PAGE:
As you go along, you might also find it helpful to write down not just how many miles you ran or how long each mile took, but also how you felt afterward and the unique experiences you had. Try asking yourself different questions like, "Did I feel great or exhausted after that run?" If you felt great then write down as many details as you can about why you felt so good, then be sure to intentionally incorporate more of that good stuff into every subsequent run.
I can tell you from personal experience that throughout those first six weeks you are likely going to learn things about yourself that you might never have known before. If you're anything like me, perhaps you'll learn that unlike the majority of runners out there you actually prefer to run by yourself as opposed to running with a group or a friend. Or maybe you'll discover that rather than running the exact same route every time, you would rather experience a variety of different sceneries when you run.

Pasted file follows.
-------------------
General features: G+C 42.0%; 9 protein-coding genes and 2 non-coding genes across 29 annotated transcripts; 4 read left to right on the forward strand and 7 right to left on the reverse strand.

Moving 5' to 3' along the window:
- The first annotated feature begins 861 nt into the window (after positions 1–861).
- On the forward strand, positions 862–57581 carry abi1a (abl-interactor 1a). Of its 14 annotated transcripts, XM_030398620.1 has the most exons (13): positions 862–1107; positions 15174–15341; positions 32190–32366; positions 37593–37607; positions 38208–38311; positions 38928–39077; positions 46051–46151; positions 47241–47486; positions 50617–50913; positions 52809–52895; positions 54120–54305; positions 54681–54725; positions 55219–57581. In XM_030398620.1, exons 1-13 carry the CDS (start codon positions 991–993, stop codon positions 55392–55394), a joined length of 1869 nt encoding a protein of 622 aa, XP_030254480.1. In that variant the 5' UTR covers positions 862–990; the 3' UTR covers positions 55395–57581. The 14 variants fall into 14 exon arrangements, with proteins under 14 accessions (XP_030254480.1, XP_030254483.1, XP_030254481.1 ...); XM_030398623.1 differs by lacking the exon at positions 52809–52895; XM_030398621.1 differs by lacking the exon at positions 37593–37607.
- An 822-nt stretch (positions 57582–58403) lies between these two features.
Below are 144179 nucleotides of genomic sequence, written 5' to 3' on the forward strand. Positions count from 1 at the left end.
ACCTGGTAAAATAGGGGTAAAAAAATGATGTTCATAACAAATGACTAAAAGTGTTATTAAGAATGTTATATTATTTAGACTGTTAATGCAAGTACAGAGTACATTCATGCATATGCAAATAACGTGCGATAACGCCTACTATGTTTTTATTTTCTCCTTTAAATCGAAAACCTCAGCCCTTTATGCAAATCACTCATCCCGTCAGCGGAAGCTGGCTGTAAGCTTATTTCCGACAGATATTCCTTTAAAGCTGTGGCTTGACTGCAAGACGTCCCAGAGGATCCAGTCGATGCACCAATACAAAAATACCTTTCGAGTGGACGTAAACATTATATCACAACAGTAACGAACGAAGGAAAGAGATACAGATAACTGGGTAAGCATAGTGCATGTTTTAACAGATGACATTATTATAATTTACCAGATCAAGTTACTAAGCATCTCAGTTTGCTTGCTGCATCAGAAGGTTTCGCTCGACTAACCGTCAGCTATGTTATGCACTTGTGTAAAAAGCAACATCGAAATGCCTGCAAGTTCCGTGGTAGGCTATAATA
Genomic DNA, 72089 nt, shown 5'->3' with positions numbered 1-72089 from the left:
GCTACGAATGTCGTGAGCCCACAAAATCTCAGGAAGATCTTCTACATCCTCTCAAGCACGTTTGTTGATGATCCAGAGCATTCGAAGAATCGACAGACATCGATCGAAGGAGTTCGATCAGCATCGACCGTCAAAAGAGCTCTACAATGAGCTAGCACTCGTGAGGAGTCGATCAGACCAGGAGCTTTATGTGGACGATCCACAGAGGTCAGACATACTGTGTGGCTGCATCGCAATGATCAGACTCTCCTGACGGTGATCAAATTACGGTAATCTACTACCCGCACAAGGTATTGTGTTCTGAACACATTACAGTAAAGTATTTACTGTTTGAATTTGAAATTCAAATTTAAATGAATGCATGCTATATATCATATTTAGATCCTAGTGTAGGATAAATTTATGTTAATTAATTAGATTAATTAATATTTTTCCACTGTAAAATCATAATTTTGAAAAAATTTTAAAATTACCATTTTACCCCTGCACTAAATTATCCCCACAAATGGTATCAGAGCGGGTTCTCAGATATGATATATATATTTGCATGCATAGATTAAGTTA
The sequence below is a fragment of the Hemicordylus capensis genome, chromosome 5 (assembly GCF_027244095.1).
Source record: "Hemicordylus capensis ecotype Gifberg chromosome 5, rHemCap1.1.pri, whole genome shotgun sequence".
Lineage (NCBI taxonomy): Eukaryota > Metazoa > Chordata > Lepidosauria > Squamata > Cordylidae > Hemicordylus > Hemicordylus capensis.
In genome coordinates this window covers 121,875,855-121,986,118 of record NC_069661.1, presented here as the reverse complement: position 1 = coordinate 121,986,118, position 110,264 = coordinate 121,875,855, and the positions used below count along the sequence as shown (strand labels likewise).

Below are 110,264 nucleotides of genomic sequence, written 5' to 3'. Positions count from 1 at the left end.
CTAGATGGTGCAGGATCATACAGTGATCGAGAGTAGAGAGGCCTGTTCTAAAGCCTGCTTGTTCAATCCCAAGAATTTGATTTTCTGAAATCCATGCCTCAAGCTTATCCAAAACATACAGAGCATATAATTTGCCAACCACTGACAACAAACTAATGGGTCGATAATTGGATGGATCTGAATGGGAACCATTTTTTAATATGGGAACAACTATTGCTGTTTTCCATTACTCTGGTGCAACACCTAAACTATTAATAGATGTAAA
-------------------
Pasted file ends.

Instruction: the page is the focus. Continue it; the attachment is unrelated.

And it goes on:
Either way, just try your hardest to figure out for yourself what works best for you and what you enjoy most about your own unique running experience. Then take that valuable information along with you as you slowly but surely progress toward longer and more challenging runs.
Trust me, in the end you'll be glad you did!
Step 4 | Sign up for different races as your endurance improves
Depending on your current level of fitness and how far you are able to run without having to stop, I would suggest that after you are finished with your daily one-two mile runs that you then get on board with an official 5K training plan like the one found here.
Once you have successfully completed a few 5K races it'll be up to you to decide whether or not you are ready for the next step – a 10K. Then after a few of those, as you get better and better at going farther and farther, you're likely going to want to sign up and train for your first 1/2 Marathon. After successfully completing that it will only be a matter of time before you are finally ready to begin training for your very first marathon!
What all these races are going to do is provide you with a stepping-stone approach to reaching your goal of running longer distances. They will also help to make sure that you are staying within your range of capabilities so that you do not overstep your own limits just to wind up getting discouraged and giving up.